HFRP director Heather B. Weiss examines how families and others involved with children and youth can ensure that children obtain the access, supports, and opportunities that they need to get the full benefits of digital media for learning.
This resource highlights tools, publications, and reports that provide examples of promising practices for and guidance on data sharing for afterschool and expanded learning programs and systems.
In this paper, we draw on the experiences of national organizations and a set of community schools that have built learning partnerships, and examine seven key elements that we find to be essential in building them. Our paper serves as a guide to school districts and their partners as they consider whether and how to implement a partnerships for learning model. It also informs those who have already established these partnerships and wish to reflect on how to maximize partnership—and student—success.
This brief provides examples of year-round learning programs along with recommendations for policymakers looking for ways to increase youth engagement in learning,
This is the second brief in our ELO Research, Policy, and Practice series with the National Conference of State Legislatures. In this brief, we explore the ways that families and expanded learning opportunities (ELOs) must work as equal partners in order to ensure ELOs are contributing to children's learning in meaningful ways.
Today’s children and youth are increasingly exposed to new forms of learning beyond the classroom, especially in the form of out-of-school time programs and digital media. Developments in these areas have opened up new ways that families can become involved in their children’s education and development. In this FINE Newsletter Commentary, HFRP’s Heidi Rosenberg and M. Elena Lopez discuss the new roles for families in supporting student learning.
There is growing national discussion about the need to create a more expansive definition of learning to include all the ways that youth can access educational opportunities—not just through the traditional school model, but also through afterschool activities, time spent with the family, and increasingly, through interaction with digital media. This brief introduces and analyzes one approach to expanded learning that provides students—often in distressed areas—with access to quality learning environments across the year.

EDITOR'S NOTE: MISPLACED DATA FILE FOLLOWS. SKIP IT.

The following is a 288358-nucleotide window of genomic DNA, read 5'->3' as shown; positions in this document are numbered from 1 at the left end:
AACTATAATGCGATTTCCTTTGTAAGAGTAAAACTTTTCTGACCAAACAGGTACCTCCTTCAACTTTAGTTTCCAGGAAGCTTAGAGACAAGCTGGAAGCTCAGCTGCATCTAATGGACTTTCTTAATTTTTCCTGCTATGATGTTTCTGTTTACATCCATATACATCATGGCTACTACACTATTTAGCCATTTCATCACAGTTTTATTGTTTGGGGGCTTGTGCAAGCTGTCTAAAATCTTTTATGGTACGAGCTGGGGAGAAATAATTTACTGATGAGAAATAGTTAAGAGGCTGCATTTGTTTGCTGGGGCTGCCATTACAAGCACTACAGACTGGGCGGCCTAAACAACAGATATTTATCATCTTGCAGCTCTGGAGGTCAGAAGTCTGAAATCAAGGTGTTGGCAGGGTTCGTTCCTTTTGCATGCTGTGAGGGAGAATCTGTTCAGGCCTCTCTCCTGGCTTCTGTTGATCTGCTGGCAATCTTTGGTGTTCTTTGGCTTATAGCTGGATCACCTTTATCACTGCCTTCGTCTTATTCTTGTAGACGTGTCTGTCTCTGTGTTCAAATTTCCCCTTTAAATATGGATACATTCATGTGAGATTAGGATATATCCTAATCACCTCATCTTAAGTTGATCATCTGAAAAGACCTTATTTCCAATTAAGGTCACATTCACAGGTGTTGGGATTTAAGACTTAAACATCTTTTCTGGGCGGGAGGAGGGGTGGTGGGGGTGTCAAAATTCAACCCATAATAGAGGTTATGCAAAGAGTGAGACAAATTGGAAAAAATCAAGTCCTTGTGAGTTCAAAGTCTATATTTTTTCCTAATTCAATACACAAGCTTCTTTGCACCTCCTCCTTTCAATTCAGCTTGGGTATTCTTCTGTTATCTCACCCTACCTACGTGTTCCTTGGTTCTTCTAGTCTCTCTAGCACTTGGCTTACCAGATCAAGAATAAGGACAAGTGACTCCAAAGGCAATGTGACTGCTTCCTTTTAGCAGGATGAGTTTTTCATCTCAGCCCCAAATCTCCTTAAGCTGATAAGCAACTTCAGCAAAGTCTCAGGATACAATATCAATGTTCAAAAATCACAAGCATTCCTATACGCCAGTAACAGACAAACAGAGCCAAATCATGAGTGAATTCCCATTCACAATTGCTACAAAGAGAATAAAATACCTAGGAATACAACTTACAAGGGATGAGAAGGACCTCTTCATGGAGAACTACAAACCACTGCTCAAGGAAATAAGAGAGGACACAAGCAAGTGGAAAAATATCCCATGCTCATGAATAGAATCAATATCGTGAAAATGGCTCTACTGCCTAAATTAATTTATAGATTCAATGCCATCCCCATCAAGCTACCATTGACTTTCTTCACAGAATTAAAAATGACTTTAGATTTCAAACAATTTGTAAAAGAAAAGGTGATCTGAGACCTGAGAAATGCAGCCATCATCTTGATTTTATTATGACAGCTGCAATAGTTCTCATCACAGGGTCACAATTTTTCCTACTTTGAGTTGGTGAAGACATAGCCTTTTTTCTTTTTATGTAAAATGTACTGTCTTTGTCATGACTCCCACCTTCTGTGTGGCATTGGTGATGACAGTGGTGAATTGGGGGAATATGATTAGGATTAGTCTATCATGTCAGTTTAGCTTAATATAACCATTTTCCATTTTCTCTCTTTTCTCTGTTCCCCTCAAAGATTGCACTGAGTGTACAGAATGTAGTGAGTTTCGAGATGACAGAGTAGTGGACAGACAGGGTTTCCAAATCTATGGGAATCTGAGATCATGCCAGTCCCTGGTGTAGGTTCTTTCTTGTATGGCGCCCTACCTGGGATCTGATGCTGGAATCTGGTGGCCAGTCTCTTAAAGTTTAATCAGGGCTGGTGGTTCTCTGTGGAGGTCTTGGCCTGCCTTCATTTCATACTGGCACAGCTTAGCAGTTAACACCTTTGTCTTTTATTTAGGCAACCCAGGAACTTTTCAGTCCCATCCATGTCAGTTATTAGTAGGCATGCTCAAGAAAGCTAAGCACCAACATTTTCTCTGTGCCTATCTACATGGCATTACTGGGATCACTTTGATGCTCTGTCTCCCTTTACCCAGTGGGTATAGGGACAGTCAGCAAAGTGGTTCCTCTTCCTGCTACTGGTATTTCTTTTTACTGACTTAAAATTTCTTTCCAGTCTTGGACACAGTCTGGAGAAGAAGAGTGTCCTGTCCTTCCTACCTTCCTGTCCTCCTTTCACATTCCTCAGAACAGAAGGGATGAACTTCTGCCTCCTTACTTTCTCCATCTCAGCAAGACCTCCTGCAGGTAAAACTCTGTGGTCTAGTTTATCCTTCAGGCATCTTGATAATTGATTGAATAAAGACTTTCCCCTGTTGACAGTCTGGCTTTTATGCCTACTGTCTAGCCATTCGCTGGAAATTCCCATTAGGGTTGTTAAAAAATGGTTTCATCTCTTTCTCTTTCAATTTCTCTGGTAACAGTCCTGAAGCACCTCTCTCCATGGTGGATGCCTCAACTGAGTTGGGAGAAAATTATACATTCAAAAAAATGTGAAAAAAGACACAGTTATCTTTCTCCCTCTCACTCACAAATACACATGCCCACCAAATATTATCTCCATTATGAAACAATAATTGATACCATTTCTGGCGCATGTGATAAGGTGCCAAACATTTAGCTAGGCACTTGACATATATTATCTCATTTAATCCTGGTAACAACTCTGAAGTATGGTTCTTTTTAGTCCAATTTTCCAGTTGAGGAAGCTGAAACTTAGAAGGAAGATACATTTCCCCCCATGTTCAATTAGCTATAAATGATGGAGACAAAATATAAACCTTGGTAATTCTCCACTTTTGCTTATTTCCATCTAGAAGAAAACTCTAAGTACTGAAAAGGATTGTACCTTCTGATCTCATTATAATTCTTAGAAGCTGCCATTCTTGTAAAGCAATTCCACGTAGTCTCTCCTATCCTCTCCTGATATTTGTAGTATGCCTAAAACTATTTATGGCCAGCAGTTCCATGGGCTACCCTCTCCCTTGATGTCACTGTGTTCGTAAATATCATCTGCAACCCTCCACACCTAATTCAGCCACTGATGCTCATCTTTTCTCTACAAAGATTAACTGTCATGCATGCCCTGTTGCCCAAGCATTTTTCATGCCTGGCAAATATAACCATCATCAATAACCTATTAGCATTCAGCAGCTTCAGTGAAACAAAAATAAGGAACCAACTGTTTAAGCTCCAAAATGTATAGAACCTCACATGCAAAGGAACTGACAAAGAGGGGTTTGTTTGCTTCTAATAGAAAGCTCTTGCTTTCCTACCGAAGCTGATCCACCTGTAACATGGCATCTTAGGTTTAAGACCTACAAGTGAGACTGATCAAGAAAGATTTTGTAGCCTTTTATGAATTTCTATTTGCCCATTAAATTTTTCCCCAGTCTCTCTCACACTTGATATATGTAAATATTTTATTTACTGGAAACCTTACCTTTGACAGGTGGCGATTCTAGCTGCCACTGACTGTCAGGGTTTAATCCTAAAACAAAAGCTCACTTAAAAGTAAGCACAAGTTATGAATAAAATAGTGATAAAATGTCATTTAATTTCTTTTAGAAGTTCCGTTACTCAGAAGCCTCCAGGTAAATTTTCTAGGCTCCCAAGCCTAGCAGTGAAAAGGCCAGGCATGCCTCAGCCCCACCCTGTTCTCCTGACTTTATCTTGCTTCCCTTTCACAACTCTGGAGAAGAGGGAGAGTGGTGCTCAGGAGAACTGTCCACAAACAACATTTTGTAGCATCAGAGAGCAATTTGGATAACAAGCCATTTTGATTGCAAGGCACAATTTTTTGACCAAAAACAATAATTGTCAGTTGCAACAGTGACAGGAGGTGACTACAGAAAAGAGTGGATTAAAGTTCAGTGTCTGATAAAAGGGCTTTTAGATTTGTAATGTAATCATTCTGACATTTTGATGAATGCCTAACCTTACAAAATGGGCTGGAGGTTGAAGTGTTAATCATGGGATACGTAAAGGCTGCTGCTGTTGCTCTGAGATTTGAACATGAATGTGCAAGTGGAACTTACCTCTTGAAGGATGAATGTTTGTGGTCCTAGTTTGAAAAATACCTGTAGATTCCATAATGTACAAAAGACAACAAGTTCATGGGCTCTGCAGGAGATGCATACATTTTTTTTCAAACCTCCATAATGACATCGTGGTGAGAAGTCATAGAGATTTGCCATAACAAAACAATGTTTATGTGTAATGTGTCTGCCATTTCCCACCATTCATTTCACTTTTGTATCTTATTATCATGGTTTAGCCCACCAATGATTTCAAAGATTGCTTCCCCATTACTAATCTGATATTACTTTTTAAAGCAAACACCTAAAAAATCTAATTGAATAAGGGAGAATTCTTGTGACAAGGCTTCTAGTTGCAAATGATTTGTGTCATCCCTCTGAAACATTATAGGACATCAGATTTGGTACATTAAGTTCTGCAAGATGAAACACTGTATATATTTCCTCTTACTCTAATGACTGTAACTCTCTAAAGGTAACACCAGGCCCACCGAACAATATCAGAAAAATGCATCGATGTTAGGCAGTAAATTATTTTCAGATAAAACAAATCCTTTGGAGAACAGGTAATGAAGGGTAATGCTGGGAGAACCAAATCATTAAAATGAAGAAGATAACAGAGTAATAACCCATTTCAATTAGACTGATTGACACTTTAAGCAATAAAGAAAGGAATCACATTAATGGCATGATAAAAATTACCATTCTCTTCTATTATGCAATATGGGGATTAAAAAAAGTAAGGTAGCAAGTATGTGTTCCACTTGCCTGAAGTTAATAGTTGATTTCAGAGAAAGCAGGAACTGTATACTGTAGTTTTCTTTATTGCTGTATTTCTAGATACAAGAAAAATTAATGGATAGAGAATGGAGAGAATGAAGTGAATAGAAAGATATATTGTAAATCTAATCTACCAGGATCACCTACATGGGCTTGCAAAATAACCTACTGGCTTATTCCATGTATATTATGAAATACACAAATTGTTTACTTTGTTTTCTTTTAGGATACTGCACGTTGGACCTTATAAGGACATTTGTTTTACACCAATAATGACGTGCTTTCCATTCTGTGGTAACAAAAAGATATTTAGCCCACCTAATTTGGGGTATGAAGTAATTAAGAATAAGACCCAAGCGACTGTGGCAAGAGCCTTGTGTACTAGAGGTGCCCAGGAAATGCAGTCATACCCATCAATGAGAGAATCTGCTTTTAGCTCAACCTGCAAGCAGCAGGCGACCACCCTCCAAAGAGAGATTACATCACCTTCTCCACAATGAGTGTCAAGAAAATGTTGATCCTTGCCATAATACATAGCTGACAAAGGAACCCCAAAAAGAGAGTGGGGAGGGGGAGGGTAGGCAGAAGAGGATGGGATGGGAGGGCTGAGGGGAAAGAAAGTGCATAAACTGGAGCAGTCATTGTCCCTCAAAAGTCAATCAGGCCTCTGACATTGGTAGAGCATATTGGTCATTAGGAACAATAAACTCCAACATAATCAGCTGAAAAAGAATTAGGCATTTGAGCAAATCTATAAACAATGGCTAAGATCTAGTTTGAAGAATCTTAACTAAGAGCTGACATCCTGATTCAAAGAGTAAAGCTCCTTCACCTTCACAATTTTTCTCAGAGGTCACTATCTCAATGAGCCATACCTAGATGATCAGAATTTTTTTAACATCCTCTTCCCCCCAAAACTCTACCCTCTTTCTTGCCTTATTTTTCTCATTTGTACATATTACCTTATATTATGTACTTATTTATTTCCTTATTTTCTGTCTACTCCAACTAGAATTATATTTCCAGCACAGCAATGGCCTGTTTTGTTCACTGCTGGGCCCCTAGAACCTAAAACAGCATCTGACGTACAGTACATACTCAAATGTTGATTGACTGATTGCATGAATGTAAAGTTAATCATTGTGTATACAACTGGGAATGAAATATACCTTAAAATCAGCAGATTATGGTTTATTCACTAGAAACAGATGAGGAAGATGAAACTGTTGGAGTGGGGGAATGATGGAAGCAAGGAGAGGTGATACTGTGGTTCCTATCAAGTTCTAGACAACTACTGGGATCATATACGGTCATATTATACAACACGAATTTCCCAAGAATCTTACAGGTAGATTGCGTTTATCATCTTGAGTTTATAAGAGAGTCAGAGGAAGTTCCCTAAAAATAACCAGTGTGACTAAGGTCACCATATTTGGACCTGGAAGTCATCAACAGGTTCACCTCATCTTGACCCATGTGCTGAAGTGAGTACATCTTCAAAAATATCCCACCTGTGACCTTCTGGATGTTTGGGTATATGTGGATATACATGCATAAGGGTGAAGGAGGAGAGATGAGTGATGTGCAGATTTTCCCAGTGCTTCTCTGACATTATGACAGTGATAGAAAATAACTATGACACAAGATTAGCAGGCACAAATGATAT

This paper looks at the role of after school and summer learning programs in supporting student success. The paper explores how to bridge the divide between out-of-school time programs and schools by offering research-derived principles for effective expanded learning partnerships. It was commissioned by Learning Point Associates and the Collaborative for Building After-School Systems (CBASS) as part of a report on school reform and expanded learning.
This research brief draws on seminal research and evaluation studies to address two primary questions: (a) Does participation in after school programs make a difference, and, if so (b) what conditions appear to be necessary to achieve positive results? The brief concludes with a set of questions to spur conversation about the evolving role of after school in efforts to expand time and opportunities for children and youth in the 21st century.
This brief looks at evaluations of 34 academically focused summer programs in order to distill challenges and compile promising strategies for creating quality summer programs.